In this paper we suggest a method by which reference broadcast
synchronization (RBS), and other methods of estimating clock values, can be
incorporated in standard clock synchronization algorithms to improve
synchronization quality. We advocate a logical separation of the task of
estimating the clock values of other nodes in the network from the task of
using these estimates to output a logical clock value.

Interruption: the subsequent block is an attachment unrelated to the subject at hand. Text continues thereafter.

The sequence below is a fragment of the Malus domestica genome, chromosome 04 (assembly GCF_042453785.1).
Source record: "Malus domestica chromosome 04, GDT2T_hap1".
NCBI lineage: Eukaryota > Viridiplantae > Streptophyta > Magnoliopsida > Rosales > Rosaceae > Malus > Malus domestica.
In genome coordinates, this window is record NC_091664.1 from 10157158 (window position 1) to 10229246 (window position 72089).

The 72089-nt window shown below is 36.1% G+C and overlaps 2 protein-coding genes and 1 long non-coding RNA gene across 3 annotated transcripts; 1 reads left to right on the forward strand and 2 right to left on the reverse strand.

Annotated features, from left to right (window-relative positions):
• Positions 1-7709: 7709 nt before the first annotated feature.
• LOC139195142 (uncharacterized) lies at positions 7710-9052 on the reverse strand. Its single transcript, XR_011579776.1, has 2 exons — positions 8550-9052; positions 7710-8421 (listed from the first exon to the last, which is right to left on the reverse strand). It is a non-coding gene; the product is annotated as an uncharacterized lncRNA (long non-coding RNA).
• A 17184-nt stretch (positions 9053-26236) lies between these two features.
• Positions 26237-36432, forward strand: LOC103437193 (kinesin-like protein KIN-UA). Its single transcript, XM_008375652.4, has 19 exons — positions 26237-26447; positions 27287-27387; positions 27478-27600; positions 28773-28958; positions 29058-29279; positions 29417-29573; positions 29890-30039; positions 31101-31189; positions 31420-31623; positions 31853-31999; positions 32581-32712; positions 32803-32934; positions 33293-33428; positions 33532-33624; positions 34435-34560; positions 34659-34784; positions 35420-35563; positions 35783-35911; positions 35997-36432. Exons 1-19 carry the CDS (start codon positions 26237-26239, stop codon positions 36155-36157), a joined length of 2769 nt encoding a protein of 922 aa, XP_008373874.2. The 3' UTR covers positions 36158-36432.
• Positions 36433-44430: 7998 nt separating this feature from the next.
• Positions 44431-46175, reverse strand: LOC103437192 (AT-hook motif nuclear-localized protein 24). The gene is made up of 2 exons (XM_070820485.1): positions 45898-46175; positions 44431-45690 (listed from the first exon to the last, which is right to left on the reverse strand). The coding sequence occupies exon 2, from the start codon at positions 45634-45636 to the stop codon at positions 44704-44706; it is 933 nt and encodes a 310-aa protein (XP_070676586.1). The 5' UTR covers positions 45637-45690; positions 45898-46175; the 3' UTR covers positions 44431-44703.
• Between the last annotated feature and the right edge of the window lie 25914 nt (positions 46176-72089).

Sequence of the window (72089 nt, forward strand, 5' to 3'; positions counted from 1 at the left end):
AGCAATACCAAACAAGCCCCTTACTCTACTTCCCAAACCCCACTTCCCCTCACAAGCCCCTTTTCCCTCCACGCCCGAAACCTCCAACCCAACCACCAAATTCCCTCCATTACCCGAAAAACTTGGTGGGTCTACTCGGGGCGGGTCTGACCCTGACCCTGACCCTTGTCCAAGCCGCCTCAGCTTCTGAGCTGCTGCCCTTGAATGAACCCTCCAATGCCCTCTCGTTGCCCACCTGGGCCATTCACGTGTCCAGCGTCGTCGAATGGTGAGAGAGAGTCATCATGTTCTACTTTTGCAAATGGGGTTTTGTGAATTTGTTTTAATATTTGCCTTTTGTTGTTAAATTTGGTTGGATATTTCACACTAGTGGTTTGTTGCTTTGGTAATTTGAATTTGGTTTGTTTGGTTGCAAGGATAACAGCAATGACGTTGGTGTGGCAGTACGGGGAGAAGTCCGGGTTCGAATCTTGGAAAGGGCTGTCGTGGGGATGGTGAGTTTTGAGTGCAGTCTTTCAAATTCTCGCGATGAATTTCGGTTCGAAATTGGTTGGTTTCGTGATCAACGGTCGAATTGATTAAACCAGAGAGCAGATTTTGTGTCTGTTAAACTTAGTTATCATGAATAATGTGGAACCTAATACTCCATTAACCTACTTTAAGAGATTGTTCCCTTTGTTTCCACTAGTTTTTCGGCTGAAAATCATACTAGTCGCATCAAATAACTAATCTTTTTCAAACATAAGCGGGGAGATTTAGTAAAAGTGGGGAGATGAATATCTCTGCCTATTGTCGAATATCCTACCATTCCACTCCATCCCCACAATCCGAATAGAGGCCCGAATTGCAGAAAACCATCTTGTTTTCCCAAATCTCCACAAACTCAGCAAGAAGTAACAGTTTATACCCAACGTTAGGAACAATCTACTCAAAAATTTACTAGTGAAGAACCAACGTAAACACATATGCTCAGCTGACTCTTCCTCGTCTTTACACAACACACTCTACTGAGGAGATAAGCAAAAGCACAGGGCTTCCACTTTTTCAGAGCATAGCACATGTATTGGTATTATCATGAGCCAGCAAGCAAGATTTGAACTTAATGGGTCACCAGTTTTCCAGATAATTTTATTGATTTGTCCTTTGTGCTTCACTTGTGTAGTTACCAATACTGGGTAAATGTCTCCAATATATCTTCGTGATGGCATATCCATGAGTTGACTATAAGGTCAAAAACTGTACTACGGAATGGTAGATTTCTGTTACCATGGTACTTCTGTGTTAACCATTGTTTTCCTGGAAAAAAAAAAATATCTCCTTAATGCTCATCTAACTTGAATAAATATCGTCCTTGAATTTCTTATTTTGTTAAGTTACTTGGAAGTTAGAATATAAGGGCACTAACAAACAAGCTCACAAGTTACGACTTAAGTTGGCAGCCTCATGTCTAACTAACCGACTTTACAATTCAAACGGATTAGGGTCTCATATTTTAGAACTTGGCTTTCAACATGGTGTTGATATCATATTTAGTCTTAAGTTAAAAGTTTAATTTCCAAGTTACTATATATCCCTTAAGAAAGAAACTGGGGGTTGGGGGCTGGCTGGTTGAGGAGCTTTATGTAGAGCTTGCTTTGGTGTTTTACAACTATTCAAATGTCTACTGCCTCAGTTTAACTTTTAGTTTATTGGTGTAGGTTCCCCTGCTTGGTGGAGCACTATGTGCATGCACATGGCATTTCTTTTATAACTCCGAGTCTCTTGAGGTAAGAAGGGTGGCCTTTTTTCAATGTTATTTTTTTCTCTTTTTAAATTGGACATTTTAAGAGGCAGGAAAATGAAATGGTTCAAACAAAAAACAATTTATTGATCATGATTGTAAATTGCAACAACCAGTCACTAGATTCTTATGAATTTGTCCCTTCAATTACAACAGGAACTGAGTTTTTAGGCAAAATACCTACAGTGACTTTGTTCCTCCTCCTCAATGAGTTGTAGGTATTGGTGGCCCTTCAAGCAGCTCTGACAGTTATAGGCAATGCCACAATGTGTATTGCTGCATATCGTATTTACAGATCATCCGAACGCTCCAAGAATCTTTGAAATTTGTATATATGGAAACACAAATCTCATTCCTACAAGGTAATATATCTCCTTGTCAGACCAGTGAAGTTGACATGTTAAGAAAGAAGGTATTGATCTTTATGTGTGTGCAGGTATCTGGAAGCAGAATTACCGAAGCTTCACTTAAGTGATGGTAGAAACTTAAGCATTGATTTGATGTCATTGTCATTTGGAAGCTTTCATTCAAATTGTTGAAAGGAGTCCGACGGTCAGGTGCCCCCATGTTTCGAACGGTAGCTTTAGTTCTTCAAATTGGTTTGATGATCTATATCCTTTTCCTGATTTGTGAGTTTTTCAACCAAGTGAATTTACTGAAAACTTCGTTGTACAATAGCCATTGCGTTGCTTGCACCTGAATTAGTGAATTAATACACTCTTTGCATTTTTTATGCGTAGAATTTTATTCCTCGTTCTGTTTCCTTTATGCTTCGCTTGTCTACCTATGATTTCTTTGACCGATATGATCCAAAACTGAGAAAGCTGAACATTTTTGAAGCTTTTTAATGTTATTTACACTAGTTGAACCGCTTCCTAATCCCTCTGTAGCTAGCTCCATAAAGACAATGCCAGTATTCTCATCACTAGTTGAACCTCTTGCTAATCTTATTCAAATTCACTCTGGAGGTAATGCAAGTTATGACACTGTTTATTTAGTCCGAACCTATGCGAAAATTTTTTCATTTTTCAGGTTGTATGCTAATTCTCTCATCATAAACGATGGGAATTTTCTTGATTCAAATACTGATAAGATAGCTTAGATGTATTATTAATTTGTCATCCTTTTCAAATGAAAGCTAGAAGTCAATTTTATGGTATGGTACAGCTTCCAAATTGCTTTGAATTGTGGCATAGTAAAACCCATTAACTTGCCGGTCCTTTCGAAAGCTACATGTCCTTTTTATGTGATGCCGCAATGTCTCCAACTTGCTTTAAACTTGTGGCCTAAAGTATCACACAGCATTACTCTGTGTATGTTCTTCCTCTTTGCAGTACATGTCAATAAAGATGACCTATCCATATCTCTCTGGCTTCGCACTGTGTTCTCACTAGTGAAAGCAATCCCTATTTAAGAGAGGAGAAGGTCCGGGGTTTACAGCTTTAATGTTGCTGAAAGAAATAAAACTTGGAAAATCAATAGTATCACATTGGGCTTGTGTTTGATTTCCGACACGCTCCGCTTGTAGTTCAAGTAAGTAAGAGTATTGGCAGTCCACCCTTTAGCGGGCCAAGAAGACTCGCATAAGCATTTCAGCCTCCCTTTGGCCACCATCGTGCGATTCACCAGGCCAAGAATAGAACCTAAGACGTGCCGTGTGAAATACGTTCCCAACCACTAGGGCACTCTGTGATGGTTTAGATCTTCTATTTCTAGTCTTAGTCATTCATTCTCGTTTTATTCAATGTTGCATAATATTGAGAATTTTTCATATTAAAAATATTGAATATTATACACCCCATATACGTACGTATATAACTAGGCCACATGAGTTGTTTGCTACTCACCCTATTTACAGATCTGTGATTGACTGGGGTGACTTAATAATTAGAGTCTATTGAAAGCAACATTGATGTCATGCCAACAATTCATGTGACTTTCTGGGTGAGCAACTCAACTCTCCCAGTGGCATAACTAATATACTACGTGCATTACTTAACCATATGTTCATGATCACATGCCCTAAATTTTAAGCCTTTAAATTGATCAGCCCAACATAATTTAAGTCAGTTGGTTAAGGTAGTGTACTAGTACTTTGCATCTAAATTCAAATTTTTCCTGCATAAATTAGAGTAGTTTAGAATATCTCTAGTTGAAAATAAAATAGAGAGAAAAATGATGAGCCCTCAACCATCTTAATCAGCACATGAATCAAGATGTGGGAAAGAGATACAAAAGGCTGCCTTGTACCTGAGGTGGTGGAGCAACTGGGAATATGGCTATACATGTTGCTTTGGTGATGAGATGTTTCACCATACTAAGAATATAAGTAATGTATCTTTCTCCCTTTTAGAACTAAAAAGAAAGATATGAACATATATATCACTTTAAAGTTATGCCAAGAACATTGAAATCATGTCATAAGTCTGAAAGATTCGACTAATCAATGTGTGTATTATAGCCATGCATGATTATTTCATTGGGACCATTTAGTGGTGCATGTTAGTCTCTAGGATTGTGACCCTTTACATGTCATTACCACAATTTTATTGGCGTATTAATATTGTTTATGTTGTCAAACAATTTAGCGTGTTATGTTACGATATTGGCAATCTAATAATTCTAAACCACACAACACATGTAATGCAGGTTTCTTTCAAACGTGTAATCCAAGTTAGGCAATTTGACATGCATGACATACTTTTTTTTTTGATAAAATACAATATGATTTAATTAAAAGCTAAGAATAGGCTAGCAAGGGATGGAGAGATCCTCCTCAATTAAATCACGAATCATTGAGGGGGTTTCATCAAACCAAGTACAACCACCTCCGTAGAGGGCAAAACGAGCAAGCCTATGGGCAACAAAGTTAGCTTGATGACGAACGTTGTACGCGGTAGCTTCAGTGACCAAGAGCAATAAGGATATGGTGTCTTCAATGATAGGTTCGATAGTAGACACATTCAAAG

The separation is achieved by means of a virtual estimate graph, overlaid on
top of the real network graph, which represents the information various nodes
can obtain about each other. RBS estimates are represented in the estimate
graph as edges between nodes at distance 2 from each other in the original
network graph. A clock synchronization algorithm then operates on the estimate
graph as though it were the original network.
To illustrate the merits of this approach, we modify a recent optimal
gradient clock synchronization algorithm to work in this setting. The modified
algorithm transparently takes advantage of RBS estimates and any other means by
which nodes can estimate each others' clock values.